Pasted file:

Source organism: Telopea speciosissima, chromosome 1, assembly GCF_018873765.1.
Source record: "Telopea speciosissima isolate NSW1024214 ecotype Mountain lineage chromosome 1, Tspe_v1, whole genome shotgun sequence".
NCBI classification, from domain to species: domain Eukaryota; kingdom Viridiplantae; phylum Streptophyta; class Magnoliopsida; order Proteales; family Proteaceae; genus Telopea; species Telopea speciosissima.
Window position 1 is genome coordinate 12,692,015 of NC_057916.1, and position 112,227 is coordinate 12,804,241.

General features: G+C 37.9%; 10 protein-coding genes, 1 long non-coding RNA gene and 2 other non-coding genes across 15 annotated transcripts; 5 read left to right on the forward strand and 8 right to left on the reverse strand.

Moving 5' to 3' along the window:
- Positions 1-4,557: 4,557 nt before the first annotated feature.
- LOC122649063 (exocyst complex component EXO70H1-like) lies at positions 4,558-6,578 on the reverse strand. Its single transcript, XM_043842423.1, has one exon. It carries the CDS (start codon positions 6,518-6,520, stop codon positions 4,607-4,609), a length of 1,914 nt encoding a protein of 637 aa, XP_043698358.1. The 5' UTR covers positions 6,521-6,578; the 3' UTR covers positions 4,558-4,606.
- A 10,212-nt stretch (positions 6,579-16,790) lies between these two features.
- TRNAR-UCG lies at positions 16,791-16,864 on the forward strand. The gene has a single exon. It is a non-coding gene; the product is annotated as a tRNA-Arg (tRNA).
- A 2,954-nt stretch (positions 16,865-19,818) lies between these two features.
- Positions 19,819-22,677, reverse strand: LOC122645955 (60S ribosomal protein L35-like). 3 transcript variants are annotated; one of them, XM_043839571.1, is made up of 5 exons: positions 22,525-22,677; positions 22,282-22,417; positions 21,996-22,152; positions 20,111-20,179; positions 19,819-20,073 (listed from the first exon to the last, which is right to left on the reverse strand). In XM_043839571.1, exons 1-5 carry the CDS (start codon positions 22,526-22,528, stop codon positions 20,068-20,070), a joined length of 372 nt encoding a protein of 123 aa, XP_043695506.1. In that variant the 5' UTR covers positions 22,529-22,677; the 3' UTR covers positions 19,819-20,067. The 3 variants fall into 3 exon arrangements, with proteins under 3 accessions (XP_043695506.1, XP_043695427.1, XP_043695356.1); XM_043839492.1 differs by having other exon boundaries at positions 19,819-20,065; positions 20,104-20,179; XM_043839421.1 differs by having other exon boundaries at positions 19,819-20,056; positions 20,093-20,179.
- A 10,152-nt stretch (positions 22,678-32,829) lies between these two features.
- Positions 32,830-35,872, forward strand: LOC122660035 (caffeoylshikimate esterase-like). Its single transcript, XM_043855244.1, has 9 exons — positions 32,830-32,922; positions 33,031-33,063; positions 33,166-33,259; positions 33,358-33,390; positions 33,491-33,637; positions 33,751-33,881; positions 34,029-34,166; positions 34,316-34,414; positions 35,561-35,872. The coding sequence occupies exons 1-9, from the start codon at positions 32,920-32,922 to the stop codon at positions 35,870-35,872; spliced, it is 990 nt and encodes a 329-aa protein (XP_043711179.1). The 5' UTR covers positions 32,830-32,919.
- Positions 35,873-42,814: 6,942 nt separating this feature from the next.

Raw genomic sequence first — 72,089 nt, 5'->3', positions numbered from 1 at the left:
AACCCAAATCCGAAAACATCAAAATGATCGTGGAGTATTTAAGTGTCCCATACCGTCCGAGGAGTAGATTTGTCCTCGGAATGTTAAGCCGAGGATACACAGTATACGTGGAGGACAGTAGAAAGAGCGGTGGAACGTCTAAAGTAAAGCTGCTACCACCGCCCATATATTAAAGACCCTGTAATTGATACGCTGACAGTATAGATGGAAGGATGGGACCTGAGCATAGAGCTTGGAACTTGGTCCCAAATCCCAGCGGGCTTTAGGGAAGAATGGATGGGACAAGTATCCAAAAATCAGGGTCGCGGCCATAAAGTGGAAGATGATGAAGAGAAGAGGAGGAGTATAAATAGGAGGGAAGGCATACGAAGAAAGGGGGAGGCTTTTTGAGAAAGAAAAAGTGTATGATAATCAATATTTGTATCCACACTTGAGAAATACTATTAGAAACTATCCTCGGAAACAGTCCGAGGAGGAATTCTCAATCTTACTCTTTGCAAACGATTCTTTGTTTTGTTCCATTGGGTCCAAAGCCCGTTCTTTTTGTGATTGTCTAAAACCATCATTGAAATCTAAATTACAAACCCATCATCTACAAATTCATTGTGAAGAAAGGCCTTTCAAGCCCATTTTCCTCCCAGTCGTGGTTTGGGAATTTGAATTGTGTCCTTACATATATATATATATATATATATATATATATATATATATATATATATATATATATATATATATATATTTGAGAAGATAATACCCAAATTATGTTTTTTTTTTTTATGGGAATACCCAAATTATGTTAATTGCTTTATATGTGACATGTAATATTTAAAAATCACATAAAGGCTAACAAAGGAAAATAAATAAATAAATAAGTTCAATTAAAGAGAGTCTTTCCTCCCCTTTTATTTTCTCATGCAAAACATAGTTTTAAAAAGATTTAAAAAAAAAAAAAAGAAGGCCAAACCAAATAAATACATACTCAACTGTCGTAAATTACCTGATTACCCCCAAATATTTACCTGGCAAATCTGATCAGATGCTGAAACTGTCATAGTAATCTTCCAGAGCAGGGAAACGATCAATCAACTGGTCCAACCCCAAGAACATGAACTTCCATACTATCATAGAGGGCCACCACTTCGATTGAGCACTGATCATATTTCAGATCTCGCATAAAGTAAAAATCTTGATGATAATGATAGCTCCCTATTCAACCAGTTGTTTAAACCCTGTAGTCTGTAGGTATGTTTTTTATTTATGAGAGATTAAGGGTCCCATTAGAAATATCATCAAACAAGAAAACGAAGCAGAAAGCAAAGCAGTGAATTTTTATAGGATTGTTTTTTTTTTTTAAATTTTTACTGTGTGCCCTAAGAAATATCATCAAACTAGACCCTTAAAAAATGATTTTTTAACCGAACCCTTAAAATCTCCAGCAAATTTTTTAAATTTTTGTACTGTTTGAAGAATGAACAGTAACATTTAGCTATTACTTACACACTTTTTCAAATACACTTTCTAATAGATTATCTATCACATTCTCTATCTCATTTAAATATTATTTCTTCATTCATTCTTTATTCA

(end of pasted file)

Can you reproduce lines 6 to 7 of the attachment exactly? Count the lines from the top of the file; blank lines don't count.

Moving 5' to 3' along the window:
- Positions 1-4,557: 4,557 nt before the first annotated feature.